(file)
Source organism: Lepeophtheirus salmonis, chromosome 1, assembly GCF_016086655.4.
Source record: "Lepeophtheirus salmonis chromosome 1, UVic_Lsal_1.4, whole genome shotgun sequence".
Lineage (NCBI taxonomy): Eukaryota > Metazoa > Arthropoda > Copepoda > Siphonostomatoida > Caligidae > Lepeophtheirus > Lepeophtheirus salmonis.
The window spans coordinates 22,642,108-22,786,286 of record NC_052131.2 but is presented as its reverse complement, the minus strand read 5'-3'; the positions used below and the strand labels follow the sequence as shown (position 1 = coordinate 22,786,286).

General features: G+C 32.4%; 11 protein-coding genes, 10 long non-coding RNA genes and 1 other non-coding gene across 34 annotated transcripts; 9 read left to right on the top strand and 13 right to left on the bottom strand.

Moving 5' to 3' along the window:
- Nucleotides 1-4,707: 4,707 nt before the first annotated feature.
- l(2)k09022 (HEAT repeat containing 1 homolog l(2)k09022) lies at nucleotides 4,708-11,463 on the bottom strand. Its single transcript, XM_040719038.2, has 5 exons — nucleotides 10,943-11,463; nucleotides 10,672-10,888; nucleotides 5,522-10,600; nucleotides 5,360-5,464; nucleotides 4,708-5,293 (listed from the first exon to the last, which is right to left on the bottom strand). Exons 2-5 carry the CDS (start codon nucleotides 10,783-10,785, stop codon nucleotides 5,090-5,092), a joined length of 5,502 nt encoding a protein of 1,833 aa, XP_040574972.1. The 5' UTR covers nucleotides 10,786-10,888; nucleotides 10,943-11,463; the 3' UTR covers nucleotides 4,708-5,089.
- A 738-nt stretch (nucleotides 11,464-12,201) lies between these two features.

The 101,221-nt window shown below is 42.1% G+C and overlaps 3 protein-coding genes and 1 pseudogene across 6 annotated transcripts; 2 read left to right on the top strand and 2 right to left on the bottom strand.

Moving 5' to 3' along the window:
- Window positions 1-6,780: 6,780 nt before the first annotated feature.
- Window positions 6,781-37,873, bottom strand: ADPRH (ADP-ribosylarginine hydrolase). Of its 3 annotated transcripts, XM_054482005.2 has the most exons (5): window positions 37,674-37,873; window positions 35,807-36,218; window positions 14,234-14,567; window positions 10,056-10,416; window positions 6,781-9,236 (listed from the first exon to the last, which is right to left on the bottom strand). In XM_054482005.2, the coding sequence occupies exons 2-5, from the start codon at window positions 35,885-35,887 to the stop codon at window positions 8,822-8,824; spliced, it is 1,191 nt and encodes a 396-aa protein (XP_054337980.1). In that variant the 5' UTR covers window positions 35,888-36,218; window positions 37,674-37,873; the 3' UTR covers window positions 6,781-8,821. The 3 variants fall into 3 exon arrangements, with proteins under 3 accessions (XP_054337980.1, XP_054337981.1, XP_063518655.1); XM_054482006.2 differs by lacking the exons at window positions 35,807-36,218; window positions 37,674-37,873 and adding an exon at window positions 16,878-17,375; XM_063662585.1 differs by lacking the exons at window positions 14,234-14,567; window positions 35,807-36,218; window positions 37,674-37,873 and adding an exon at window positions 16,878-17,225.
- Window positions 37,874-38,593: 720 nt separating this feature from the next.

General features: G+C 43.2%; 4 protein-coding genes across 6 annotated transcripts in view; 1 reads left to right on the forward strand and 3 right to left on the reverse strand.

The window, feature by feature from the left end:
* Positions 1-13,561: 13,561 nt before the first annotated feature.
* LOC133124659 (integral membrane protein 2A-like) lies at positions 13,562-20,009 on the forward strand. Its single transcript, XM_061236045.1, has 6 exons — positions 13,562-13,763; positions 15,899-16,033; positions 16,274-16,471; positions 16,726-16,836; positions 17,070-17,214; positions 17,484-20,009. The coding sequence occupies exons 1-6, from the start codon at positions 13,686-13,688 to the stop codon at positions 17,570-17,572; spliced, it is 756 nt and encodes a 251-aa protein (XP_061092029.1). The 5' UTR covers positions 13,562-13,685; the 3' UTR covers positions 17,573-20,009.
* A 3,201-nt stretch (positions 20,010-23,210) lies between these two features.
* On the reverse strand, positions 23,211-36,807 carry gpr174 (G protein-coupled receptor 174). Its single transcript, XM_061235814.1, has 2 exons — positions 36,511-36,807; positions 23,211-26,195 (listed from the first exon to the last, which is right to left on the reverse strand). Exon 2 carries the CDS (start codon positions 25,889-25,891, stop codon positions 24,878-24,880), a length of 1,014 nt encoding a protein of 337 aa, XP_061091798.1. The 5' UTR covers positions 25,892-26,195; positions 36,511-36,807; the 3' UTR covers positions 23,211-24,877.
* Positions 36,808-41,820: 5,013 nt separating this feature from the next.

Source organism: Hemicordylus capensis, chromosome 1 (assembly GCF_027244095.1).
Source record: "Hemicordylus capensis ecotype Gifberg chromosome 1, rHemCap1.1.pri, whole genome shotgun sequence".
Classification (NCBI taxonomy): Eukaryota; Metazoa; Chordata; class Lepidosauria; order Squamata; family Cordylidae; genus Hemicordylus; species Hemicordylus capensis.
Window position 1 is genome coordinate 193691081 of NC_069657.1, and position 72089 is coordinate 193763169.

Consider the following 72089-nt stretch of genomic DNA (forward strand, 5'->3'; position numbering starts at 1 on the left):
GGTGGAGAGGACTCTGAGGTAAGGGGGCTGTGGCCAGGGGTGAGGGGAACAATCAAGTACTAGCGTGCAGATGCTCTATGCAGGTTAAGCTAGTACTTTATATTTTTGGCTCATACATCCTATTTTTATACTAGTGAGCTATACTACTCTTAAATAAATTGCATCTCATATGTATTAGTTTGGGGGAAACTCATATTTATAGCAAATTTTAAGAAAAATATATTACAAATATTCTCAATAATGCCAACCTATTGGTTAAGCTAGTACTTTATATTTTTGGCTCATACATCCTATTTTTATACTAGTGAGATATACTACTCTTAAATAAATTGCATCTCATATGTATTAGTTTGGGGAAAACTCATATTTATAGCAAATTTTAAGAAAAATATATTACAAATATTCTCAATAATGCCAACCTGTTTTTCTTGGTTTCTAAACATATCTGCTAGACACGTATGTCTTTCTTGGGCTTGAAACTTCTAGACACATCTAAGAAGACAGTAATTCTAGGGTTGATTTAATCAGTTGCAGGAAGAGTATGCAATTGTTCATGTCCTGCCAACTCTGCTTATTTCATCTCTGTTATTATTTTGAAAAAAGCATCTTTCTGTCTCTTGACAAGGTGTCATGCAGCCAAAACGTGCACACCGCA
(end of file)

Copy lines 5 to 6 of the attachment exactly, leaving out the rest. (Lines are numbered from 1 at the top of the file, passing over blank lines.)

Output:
General features: G+C 32.4%; 11 protein-coding genes, 10 long non-coding RNA genes and 1 other non-coding gene across 34 annotated transcripts; 9 read left to right on the top strand and 13 right to left on the bottom strand.

Moving 5' to 3' along the window: